There's no such thing as a PayPal killer, but that doesn't mean a rival can't take a good whack at the kneecaps of eBay's (Nasdaq: EBAY ) ubiquitous transaction service.
Amazon.com (Nasdaq: AMZN ) is rolling out a pair of payment services today. Checkout by Amazon and Simple Pay are merchant-geared offerings, allowing online retailers of all sizes to incorporate Amazon's proven shopping-cart checkout system into their own sites.
These services are still a far cry from the consumer-driven PayPal, of course. Amazon's effort resembles Google's (Nasdaq: GOOG ) tentative foray into this space two years ago with Google Checkout. In short, PayPal has nothing to worry about.
Google gave payment-processing the old college try, turning heads when it attracted merchants by slashing credit-card processing fees. It also hoped to go viral by offering shoppers merchant-specific discounts for going the Google Checkout route. How is that battle going today? Google Checkout may still be around, but PayPal continues to be the fast-growing category-killer.
Then again, Amazon may have a few advantages over Google. It's a recognized transaction expert. Its proprietary "one-click" shopping is convenient for buyers and a conversions enhancer for sellers. In short, it works.
However, you can't truly take on PayPal unless you similarly offer high interest-bearing cash balances on idle funds. The reason that PayPal is so popular -- now up to 62.6 million global accounts and counting -- is that consumers swap money between themselves. Since they have little reason to redeem the cash in their PayPal accounts, given the service's attractive yields, it's there as "found money" the next time they wind up at a merchant who accepts PayPal.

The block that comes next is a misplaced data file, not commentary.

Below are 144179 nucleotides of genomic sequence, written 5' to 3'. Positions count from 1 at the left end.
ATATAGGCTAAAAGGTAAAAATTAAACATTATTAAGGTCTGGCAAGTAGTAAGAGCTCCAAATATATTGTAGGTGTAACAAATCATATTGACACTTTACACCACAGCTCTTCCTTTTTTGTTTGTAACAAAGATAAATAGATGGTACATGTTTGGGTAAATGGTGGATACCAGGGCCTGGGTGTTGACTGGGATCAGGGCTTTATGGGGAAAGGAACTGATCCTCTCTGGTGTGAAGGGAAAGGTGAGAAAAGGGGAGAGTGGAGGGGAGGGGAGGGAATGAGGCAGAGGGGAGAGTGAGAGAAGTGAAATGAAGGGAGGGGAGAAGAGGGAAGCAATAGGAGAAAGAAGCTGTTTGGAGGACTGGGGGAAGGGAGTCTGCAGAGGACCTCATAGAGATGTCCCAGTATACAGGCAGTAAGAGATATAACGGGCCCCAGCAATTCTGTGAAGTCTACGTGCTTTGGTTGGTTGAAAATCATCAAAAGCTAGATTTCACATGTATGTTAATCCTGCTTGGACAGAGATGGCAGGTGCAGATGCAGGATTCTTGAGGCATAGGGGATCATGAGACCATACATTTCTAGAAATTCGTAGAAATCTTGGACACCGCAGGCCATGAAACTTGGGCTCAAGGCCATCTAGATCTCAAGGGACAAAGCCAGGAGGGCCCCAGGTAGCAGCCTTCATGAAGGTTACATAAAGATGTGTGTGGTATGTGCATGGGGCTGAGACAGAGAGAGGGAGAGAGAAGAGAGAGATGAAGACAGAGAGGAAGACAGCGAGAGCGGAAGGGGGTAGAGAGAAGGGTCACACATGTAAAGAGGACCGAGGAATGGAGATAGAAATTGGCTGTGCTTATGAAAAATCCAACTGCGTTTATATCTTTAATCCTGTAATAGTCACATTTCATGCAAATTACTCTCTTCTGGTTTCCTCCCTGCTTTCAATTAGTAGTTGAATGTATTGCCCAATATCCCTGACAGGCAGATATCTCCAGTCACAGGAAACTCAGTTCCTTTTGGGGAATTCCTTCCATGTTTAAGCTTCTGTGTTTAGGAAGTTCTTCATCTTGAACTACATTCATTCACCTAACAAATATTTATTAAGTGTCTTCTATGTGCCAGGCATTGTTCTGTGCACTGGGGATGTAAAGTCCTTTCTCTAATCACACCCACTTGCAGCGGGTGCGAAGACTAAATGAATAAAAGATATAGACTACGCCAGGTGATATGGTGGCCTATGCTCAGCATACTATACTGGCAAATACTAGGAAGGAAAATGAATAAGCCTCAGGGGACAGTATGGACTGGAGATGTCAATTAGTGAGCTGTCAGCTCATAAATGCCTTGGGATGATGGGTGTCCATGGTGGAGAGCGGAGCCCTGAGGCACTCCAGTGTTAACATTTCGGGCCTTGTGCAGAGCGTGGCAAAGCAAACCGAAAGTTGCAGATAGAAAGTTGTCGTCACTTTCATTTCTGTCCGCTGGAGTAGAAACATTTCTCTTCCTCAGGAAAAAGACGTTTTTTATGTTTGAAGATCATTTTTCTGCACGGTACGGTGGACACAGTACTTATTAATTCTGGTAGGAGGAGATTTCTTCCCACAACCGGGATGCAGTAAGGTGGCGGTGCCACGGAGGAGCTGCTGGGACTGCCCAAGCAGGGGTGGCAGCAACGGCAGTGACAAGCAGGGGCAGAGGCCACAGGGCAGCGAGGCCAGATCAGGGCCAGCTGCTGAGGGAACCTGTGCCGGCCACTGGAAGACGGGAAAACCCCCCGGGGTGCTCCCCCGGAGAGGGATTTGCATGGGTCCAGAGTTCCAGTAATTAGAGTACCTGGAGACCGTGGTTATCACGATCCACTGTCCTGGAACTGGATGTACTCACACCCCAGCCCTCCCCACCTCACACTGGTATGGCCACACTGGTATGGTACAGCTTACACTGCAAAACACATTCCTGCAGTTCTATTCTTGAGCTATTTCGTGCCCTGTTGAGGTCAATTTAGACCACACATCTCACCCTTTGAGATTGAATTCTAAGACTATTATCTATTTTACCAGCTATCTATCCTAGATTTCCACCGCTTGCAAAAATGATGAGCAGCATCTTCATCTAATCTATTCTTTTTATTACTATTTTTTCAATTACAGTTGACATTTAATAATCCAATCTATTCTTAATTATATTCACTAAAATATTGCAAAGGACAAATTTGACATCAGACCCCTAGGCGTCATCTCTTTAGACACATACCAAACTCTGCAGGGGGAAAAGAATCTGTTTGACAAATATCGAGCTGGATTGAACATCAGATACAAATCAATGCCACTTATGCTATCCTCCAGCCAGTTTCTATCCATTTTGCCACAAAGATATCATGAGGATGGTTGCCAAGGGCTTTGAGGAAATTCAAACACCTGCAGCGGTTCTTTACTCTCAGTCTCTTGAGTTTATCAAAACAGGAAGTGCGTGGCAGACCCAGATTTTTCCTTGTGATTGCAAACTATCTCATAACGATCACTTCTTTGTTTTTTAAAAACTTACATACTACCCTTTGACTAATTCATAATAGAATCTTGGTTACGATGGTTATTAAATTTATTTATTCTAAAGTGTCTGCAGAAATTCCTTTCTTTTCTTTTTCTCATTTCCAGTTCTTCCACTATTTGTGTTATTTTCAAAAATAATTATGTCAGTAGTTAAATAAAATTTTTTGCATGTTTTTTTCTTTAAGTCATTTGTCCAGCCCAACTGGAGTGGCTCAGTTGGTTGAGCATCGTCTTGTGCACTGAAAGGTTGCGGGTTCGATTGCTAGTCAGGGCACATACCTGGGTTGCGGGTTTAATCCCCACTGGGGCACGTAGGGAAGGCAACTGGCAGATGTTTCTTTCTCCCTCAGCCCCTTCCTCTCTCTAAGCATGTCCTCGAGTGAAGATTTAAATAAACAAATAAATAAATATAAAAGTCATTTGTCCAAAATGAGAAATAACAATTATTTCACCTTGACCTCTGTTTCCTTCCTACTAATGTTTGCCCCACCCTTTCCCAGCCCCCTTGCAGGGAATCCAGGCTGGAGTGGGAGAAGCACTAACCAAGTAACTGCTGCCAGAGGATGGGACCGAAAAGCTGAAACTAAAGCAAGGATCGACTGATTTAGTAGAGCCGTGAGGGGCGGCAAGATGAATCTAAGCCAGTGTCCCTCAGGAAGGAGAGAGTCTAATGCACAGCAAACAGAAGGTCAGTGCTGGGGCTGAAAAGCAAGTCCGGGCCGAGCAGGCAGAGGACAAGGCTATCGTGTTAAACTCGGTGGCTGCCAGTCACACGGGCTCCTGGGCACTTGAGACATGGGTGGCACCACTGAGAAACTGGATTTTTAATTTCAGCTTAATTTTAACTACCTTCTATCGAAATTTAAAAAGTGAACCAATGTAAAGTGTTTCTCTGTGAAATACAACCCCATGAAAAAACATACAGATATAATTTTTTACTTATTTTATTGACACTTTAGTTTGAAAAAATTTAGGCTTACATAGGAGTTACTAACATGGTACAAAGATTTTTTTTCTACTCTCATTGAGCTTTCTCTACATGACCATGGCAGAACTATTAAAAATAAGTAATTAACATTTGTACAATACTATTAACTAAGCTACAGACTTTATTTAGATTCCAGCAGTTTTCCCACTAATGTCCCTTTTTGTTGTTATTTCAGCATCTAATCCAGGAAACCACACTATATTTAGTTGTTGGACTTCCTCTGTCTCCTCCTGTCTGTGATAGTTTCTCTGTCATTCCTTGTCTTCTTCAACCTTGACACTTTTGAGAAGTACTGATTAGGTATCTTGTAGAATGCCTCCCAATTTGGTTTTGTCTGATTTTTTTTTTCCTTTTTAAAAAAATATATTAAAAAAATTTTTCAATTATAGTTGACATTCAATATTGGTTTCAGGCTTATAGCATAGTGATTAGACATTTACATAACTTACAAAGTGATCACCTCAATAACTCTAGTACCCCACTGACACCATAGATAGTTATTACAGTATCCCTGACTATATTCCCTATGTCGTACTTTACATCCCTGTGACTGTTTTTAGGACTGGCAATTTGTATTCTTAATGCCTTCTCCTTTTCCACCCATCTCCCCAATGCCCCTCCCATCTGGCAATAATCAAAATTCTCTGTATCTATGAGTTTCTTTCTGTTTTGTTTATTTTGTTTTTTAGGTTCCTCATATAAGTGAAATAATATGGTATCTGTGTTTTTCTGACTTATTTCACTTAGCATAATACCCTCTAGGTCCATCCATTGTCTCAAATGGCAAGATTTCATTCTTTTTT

Amazon has no interest in that, for now. It simply wants to be the middleman in a credit card transaction. It knows better than to follow in the flawed footsteps of companies like Citigroup (NYSE: C ) , Wells Fargo (NYSE: WFC ) , and even Yahoo! (Nasdaq: YHOO ) , all of which tried and failed to topple PayPal by attacking it head-on. Amazon's starting small, aiming for small businesses that need a little help in sealing the deal with their e-tail endeavors.
Is this the start of something even bigger? Can Amazon grow from nibbling on PayPal's ankles today to socking it in the back of the head tomorrow? It's highly unlikely, but at least Amazon knows that you have to start at the bottom if you want to take down a giant.
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